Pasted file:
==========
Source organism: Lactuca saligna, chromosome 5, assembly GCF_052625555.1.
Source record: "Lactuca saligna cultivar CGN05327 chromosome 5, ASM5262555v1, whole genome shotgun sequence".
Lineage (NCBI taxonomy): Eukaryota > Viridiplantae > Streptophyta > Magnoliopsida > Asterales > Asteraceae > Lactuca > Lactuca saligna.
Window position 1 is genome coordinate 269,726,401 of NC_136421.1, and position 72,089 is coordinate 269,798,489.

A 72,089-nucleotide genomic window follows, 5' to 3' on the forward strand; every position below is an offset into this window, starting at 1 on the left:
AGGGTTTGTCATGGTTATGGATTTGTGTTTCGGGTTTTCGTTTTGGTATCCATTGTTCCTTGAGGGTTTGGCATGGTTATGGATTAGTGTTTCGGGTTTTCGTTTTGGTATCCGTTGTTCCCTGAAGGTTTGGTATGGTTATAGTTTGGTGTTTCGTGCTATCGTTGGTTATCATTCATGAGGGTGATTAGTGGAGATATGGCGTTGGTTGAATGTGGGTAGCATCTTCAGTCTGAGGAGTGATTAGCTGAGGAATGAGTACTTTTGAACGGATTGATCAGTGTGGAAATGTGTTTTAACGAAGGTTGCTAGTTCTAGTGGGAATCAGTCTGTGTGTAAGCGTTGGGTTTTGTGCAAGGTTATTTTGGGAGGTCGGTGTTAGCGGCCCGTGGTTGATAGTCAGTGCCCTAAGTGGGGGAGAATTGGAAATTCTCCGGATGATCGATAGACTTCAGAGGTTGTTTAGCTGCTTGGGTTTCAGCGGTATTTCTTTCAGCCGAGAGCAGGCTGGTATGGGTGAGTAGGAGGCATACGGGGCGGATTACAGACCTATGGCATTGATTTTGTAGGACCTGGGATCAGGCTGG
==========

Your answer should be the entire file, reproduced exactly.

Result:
Source organism: Lactuca saligna, chromosome 5, assembly GCF_052625555.1.
Source record: "Lactuca saligna cultivar CGN05327 chromosome 5, ASM5262555v1, whole genome shotgun sequence".
Lineage (NCBI taxonomy): Eukaryota > Viridiplantae > Streptophyta > Magnoliopsida > Asterales > Asteraceae > Lactuca > Lactuca saligna.
Window position 1 is genome coordinate 269,726,401 of NC_136421.1, and position 72,089 is coordinate 269,798,489.

A 72,089-nucleotide genomic window follows, 5' to 3' on the forward strand; every position below is an offset into this window, starting at 1 on the left:
AGGGTTTGTCATGGTTATGGATTTGTGTTTCGGGTTTTCGTTTTGGTATCCATTGTTCCTTGAGGGTTTGGCATGGTTATGGATTAGTGTTTCGGGTTTTCGTTTTGGTATCCGTTGTTCCCTGAAGGTTTGGTATGGTTATAGTTTGGTGTTTCGTGCTATCGTTGGTTATCATTCATGAGGGTGATTAGTGGAGATATGGCGTTGGTTGAATGTGGGTAGCATCTTCAGTCTGAGGAGTGATTAGCTGAGGAATGAGTACTTTTGAACGGATTGATCAGTGTGGAAATGTGTTTTAACGAAGGTTGCTAGTTCTAGTGGGAATCAGTCTGTGTGTAAGCGTTGGGTTTTGTGCAAGGTTATTTTGGGAGGTCGGTGTTAGCGGCCCGTGGTTGATAGTCAGTGCCCTAAGTGGGGGAGAATTGGAAATTCTCCGGATGATCGATAGACTTCAGAGGTTGTTTAGCTGCTTGGGTTTCAGCGGTATTTCTTTCAGCCGAGAGCAGGCTGGTATGGGTGAGTAGGAGGCATACGGGGCGGATTACAGACCTATGGCATTGATTTTGTAGGACCTGGGATCAGGCTGG